Avinger stated that it plans to incorporate this next generation version of the device into its ongoing clinical trial program, INSIGHT, an FDA Investigation Device Exemption study.
The US Food and Drug Administration (FDA) has cleared the Pantheris Lumivascular atherectomy system, for the treatment of peripheral artery disease (PAD).
The first-of-its-kind, image-guided atherectomy device is manufactured by Avinger, Inc., and works by merging real-time intervascular imagery with catheters. The device is planned to be offered in 2 versions: standard, and extended length nosecone to the initial US launch sites. Currently, PAD is a growing condition and is expected to affect more than 21 million people in the United States by 2020.
“We are excited to introduce the next generation Pantheris to our network of physicians here in the United States,” Jeff Soinski, Avinger’s president and CEO, said in a statement. “After extensive testing by our R&D and operations teams, physician design validation, and successful initial case experience in Europe across a variety of different lesion types, we believe this next generation device will significantly improve the user experience in terms of reliability, efficiency, and ease of use across a spectrum of clinical situations.”
Avinger stated that it plans to incorporate this next generation version of the device into its ongoing clinical trial program, INSIGHT, an FDA Investigation Device Exemption (IDE) study. The multicenter study began enrolling patients in October of last year, with a goal of registering 140 patients. Sean Janzer, MD, of Einstein Medical Center and Glen Schwartzberg, MD, of Baton Rouge General Medical Center are serving as the co-principal investigators of the study.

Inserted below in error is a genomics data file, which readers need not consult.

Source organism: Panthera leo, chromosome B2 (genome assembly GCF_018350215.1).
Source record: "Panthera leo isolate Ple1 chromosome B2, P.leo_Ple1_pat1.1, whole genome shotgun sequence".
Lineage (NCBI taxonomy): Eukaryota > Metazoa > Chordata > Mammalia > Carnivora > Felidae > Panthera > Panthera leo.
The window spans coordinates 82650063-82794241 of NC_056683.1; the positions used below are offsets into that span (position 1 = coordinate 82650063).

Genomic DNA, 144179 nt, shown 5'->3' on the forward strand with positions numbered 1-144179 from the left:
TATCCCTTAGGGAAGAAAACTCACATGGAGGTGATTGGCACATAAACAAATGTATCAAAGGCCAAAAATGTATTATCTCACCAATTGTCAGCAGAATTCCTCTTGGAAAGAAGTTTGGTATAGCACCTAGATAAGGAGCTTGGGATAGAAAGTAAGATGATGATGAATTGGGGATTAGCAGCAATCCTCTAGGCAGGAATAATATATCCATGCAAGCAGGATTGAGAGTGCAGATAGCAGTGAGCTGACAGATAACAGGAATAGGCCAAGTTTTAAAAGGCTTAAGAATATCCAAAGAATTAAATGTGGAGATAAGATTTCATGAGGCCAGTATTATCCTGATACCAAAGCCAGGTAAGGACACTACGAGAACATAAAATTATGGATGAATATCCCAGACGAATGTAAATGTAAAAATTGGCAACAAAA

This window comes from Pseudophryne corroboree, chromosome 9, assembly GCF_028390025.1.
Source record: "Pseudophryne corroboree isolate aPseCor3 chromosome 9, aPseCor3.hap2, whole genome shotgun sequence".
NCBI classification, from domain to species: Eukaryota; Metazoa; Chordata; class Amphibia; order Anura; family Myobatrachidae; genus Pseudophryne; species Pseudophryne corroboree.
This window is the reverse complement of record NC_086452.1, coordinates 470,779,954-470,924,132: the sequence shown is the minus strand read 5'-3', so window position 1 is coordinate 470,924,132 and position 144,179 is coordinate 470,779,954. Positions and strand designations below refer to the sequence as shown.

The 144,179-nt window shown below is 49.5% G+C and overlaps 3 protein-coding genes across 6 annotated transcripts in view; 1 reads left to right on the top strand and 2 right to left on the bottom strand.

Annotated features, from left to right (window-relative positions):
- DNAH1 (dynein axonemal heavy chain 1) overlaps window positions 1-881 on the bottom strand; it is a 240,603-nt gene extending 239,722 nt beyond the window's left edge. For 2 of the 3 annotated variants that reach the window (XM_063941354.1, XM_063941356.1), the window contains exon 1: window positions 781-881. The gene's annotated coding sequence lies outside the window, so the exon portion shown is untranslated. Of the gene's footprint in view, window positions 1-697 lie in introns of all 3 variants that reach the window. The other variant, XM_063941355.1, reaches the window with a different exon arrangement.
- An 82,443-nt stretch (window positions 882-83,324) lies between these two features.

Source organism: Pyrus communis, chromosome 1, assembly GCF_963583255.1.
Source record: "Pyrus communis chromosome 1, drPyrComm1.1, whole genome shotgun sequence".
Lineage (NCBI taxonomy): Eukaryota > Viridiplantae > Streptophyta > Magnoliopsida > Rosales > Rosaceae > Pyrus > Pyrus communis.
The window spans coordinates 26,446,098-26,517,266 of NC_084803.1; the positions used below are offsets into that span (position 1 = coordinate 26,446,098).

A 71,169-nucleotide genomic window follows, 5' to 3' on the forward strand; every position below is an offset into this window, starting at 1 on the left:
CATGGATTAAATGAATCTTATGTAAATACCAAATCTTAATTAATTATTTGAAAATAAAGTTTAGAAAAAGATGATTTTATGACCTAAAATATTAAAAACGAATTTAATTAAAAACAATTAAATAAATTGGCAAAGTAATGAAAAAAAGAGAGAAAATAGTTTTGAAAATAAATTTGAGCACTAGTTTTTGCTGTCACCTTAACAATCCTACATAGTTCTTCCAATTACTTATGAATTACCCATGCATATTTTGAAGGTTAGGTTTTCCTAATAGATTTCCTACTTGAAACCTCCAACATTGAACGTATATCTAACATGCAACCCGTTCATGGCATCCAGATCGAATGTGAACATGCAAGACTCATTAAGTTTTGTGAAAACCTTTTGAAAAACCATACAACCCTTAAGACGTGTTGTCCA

“For many patients experiencing in-stent restenosis, treatment can result in additional harm and costs when other treatment modalities fail to provide the information and precision needed to see and treat the restenosed lesions,” Janzer said at the time of the study launch. “The Pantheris Lumivascular Atherectomy System has the potential to provide interventionalists with real-time intravascular imaging to more precisely direct plaque excision and avoid interaction with stent struts, leading to better patient outcomes in these often-challenging cases.”
The use of this device during the minimally invasive procedure of atherectomy allows for physicians “for the first time ever, to see from inside the artery during an atherectomy procedure by using an imaging modality called optical coherence tomography, or OCT, that is displayed on Avinger’s proprietary Lightbox console,” according to the company.
Normally, those performing the procedure needed to rely on X-ray and feedback to guide interventions. This new approach should allow for more accuracy in the navigation process, while also mitigating the health care providers’ exposure to ionizing radiation.
This new version of the device was given CE Marking approval in the European Union in December 2017 and has been used since in Germany, according to Avinger.